While acknowledging that transformation during challenging times is vital, he urges companies to seize opportunities through diversification, technological upgrading, creativity and innovation. “We seek to attract and facilitate more investments such as these to support the government's vision of Industry 4.0 and to stimulate the economy further.”
Areas of improvement
While Malaysia may rank high in the Index, there is still much work to be done. As Johan points out, Malaysia is ranked 11th out of 17 when it comes to Secondary Costs, which is associated with things like quality of labour, ease of doing business, infrastructure, and risk and protection.
While this puts Malaysia higher than China, they are also ranked lower than South Korea, Taiwan and Japan.
Responding to questions, Johan says that it’s vital for Malaysia to not only continuously focus on maintaining competitive Primary Costs, but also work on improving their quality of labour, infrastructure and ease of doing business, which all fall under Secondary Costs.
In terms of improving quality of labour, this pertains to upskilling and reskilling employees. Johan stresses that organisations need to prioritise investing in people. “In any organisation, the most important asset is people. You need to give people the right knowledge, tools and skillsets.”
But it’s not just organisations. The government and “everybody”, Johan says, needs to support the talent pool. “Quality isn’t just about the right skill, but also the right mindset. It’s also about wellbeing. You need to ensure that people not only have jobs, but support them during the times of crisis. There are things on the ‘soft side’ and ‘hard side’ of talent that we have to continuously look into, if you want people to come and invest in Malaysia,” he stresses.
Another area of importance is in adopting Industry 4.0 (I4.0), something which Azmi stresses upon. “It’s about moving up the value chain. We must be cognisant of the fact that Malaysia has a limited population and that’s where we need to drive efficiencies. And efficiency gains will come with developments in technology and in innovation.”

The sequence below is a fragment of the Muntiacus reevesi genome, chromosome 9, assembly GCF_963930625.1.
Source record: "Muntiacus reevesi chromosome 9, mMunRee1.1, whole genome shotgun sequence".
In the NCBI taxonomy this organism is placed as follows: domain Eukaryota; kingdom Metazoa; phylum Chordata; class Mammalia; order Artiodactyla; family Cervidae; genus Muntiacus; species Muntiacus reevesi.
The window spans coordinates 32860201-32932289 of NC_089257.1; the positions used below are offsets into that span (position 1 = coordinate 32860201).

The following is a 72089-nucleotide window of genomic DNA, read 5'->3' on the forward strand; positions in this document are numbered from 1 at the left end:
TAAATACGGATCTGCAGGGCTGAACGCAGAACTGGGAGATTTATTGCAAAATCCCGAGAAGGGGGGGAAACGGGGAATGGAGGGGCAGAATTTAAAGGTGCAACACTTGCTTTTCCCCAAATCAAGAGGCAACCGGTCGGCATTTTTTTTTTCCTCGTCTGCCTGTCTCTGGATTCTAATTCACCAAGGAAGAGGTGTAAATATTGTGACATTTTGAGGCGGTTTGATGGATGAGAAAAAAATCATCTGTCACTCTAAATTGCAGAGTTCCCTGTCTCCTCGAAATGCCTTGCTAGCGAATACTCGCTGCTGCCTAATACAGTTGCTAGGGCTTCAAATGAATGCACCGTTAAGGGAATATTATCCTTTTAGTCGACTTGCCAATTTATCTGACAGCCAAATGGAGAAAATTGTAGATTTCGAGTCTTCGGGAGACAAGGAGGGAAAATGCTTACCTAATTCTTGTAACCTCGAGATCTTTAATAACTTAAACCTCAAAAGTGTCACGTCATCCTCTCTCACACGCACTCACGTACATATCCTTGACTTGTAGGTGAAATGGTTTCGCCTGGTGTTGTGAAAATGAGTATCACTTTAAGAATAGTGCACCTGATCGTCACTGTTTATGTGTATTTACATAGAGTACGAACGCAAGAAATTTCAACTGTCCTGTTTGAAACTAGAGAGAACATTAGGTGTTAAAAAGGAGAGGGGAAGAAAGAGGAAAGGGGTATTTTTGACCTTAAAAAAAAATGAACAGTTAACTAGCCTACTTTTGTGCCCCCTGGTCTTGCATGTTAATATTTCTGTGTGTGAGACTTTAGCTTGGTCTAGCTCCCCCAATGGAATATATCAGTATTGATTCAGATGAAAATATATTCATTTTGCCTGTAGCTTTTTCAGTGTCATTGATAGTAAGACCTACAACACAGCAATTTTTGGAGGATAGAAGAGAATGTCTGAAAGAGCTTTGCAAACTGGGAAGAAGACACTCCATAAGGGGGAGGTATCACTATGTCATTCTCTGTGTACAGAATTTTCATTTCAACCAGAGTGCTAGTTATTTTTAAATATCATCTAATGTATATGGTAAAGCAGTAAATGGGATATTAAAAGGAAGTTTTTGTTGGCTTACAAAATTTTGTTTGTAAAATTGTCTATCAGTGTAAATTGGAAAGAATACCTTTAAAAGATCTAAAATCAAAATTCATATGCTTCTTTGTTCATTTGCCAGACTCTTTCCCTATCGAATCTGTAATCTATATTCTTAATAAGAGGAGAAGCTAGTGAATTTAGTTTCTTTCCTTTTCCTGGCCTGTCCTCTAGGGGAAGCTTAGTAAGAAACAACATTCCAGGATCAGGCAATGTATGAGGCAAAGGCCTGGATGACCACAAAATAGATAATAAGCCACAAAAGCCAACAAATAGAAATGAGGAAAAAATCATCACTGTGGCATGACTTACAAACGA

Johan says that Malaysia has gotten a good start towards I4.0 adoption, considering the government blueprint. “Everybody understands that it needs to happen.” The Covid-19 pandemic has accelerated traction – Johan says that more companies are approaching KPMG to understand their I4.0 journey and pain points.
He also notes that industry associations are helping companies embrace I4.0, though there’s need to be more coordinated with efforts in helping SMEs towards I4.0.
Under the Ministry of International Trade and Industry (MITI), of which InvestKL is a part of, there is a fund dedicated towards upbringing and identifying the right Malaysian companies for I4.0 assessments, as well as guiding them towards the next step in adoption.
There are, in short, a number of activities coordinated across the country in I4.0 assess and support. “What is key to us is that after an assessment, we look at how we can best partner these local companies and SMEs to an MNC (Multinational Corporation). Being part of their global value- or supply-chain will accelerate their journey,” Azmi (pic, left) elaborates.
The ministry is engaging with the required associations for this. Azmi points to the Federation of Malaysian Manufacturers (FMM) as a “close ally” – the association has thousands of members which MITI and its various agencies continuously engage. The goal is to raise the base line of Malaysian manufacturing excellence to bring it closer to the levels global manufacturers in the country operate at while creating a higher quality talent pool in the manufacturing sector. And with Malaysia's strong attraction as a global manufacturing hub, expect more parts of the global supply chain to resettle in Malaysia as well.